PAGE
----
Memory  /  Survey

Empty Pedestals

What should be done with civic monuments to the Confederacy and its leaders?
Justin Sullivan/Getty Images


Charles G. Summersell

Chair of Southern History

University of Alabama

In 1908, the town of Raymond, in Hinds County, Miss., held a ceremony to dedicate a monument to Confederate soldiers. Ex-Confederate Captain William T. Ratliff assured listeners that their monument was not about defeat, but instead courage and “principles that would endure forever to show what men and women would do for a cause they believed just and right.” The Nathan Bedford Forrest Chapter of the United Daughters of the Confederacy officially unveiled the statue, with an estimated 1,500 in attendance.

This statue, like the thousands found throughout the South and beyond, had a clear message: to celebrate and promote the ideals of the Lost Cause. The triumphant narrative of Confederate valor and sacrifice was meant to bolster white supremacy and silence African-American voices as much as their agency, particularly in the context of the Jim Crow South.

This campaign of obfuscation has been remarkably successful, leaving many white Americans unwilling or disinterested in grappling with the war’s painful legacy. The removal of Confederate monuments—and the vigorous debate it has inspired—helps, I believe, to finally reach some sort of reckoning with that past in order to embrace a more pluralistic American society.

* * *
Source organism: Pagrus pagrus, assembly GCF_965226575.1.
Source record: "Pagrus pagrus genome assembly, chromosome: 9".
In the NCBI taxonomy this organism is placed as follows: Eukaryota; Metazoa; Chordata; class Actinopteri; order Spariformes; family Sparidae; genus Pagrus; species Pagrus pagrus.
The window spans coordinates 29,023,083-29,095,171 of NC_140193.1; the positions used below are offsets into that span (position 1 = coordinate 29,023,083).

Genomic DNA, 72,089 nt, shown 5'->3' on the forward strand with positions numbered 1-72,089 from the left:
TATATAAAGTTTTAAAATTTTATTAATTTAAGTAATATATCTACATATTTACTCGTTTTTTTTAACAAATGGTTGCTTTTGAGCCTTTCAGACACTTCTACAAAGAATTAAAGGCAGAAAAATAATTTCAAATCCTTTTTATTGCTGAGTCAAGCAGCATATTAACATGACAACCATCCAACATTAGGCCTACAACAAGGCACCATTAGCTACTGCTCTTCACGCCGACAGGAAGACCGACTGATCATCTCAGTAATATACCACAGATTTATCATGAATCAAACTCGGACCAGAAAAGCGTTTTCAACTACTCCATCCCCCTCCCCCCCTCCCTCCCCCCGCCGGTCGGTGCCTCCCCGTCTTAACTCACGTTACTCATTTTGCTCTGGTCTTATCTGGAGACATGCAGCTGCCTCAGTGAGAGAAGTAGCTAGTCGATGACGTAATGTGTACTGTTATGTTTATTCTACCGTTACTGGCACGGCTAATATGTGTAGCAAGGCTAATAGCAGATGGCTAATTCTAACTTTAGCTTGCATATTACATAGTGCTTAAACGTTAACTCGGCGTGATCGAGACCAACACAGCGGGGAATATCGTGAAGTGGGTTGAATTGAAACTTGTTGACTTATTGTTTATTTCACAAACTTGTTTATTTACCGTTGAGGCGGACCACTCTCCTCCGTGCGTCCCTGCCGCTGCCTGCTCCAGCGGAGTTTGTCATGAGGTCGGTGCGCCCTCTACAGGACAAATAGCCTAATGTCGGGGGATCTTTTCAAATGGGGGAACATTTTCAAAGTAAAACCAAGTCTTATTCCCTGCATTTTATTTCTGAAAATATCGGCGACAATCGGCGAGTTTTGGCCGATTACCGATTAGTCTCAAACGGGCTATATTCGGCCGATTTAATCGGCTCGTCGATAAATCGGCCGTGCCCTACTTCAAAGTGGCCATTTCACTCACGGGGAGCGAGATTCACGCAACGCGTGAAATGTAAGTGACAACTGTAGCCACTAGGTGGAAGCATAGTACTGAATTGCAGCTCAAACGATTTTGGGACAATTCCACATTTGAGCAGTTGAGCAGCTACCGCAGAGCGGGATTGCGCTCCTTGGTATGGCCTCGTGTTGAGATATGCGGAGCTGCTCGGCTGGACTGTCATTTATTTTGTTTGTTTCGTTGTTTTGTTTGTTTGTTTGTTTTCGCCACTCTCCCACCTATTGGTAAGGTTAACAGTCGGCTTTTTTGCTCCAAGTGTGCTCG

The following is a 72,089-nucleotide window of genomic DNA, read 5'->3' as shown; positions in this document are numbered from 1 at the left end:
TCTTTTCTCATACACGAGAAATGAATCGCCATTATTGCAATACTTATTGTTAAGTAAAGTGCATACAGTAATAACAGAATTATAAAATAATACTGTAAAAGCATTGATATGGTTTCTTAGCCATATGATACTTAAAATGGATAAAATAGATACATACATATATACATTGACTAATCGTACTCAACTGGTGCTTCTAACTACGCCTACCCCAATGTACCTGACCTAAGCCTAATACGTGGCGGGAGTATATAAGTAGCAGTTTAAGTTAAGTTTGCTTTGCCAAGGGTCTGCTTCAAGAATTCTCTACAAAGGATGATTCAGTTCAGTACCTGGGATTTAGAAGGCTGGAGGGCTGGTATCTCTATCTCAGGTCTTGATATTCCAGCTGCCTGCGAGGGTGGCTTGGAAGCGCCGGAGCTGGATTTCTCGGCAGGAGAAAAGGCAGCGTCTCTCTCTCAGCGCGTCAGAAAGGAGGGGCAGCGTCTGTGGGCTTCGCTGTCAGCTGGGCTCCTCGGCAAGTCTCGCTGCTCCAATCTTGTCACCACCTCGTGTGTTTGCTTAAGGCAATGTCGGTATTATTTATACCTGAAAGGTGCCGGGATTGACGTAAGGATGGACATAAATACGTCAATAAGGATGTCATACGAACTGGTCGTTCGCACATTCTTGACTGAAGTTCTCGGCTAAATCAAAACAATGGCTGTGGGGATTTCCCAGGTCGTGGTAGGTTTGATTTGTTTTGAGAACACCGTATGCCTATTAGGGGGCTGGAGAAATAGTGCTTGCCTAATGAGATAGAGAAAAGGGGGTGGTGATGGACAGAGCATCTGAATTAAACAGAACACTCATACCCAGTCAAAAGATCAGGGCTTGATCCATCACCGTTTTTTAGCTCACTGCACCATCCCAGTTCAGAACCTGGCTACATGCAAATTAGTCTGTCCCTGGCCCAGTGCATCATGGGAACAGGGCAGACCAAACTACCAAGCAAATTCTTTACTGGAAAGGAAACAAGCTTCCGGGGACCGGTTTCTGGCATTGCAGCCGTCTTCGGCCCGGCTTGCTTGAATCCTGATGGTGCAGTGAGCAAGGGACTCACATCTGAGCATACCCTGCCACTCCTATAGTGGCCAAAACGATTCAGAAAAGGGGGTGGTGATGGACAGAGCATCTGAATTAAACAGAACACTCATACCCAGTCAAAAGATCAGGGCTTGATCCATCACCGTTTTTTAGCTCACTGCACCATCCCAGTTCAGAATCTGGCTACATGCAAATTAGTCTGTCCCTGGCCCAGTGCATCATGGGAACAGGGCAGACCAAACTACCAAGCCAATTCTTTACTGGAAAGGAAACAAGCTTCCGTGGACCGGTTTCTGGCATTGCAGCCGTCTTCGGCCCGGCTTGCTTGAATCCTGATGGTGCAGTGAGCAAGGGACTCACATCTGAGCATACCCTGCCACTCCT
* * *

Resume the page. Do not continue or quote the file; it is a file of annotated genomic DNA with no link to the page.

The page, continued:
Supervisory Historian, retired

Gettysburg National Military Park

We are all aware that the legacy of our Civil War and Reconstruction is complex, controversial, and for some, painful. I can understand the anger residents of New Orleans might feel about a monument in the heart of their city commemorating and celebrating an 1866 massacre of black citizens who were simply demonstrating for the right to vote. It was a constant reminder of a white supremacist society and I sympathize with the city’s decision to remove it.

Monument removal, however, becomes more problematic when we apply it to any monument or memorial associated with the Confederacy, as if by removing these symbols we can somehow repair the past and heal wounds. But does it? It seems more likely to heal one wound and open another. A better solution to tearing down Confederate monuments is the example of the Arthur Ashe monument on Monument Avenue in Richmond. Ashe’s monument reminds visitors and residents that Richmond’s history is complicated and more than just the memory of the Confederacy and its leaders. Rather than tear down monuments, build new ones, where appropriate, that tell the story of those who struggled bravely for freedom and equality.